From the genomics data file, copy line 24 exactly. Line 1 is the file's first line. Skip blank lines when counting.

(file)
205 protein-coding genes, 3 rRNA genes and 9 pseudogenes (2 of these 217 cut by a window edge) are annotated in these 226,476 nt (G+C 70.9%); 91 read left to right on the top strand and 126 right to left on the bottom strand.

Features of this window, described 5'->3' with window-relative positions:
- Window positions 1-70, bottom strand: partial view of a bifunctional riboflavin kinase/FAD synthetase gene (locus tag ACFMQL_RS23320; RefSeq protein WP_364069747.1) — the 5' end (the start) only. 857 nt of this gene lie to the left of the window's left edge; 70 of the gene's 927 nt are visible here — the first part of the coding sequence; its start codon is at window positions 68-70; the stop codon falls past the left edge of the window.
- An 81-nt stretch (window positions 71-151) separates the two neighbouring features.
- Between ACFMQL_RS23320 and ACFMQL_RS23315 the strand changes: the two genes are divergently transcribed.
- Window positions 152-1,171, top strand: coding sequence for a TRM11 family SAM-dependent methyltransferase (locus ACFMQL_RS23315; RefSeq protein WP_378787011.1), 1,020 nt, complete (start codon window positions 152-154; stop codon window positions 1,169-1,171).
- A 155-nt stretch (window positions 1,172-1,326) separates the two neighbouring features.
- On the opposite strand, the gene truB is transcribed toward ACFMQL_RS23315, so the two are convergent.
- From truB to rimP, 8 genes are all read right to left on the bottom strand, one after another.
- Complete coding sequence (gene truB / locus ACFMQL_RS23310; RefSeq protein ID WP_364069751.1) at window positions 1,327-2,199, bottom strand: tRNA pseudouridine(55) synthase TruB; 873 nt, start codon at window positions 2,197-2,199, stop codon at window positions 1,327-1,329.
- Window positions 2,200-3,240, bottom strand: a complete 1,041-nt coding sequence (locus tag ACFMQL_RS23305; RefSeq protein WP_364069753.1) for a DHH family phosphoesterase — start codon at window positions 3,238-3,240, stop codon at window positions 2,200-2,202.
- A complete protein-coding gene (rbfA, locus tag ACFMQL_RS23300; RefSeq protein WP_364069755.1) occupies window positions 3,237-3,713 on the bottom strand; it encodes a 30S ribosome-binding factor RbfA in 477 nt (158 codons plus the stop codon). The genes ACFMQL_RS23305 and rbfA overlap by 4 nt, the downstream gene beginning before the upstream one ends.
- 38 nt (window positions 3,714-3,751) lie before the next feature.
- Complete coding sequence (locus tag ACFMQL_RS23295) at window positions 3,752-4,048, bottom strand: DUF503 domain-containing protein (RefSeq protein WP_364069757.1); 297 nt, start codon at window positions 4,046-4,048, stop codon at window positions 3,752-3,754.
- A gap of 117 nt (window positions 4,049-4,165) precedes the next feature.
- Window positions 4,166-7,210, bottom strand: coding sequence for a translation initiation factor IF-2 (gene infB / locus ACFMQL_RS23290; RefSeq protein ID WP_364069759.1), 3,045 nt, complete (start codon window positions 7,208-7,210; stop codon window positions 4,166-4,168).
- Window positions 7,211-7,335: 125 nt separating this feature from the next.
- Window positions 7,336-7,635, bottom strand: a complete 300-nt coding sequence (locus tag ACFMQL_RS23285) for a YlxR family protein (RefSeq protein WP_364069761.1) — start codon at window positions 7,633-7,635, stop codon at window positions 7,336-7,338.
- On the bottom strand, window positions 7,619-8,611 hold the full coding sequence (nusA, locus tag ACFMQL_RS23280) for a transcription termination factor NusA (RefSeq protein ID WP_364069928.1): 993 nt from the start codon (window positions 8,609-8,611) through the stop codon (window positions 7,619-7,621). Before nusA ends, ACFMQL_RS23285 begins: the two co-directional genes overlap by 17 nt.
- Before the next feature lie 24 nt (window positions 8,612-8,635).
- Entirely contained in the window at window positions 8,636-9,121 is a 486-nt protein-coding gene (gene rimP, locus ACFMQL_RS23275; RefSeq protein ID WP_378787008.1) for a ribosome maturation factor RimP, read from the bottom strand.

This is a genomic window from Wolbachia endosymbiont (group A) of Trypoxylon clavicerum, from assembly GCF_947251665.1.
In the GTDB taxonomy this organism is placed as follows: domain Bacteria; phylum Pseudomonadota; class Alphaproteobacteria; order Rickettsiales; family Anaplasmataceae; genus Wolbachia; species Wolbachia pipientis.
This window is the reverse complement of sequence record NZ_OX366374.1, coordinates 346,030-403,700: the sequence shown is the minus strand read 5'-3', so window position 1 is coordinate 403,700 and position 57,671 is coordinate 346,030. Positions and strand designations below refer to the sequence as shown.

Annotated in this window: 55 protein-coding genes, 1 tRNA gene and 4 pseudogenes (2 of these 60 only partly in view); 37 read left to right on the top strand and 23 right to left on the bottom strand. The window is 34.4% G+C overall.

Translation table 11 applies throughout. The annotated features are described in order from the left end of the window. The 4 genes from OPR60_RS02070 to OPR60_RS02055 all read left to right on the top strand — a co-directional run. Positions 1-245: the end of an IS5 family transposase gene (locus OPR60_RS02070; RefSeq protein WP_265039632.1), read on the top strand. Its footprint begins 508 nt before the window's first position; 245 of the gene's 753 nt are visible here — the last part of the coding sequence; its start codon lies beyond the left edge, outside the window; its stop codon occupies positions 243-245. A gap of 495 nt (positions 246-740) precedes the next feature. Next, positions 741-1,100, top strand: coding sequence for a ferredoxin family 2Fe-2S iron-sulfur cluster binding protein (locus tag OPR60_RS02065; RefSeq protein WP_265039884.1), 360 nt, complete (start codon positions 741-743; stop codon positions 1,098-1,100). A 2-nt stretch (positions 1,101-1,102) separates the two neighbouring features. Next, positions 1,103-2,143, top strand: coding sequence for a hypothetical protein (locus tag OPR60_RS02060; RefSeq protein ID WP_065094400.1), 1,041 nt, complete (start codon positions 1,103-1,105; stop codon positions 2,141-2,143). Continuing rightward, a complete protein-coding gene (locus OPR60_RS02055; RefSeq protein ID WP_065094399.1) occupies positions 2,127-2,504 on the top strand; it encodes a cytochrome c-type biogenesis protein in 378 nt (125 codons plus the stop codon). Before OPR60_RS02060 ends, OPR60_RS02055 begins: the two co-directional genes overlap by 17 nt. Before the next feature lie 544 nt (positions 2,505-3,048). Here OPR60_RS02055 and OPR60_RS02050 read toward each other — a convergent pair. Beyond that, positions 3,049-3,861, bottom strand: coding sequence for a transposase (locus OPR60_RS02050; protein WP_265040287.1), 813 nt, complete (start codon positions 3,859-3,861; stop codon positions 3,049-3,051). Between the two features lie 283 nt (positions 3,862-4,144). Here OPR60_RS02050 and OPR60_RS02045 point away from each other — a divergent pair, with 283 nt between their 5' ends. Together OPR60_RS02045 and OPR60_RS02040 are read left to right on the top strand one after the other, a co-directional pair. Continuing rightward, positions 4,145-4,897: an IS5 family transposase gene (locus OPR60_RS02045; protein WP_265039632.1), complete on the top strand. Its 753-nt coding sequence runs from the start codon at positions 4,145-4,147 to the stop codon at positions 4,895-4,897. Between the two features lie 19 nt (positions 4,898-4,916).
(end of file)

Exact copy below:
This window is the reverse complement of sequence record NZ_OX366374.1, coordinates 346,030-403,700: the sequence shown is the minus strand read 5'-3', so window position 1 is coordinate 403,700 and position 57,671 is coordinate 346,030. Positions and strand designations below refer to the sequence as shown.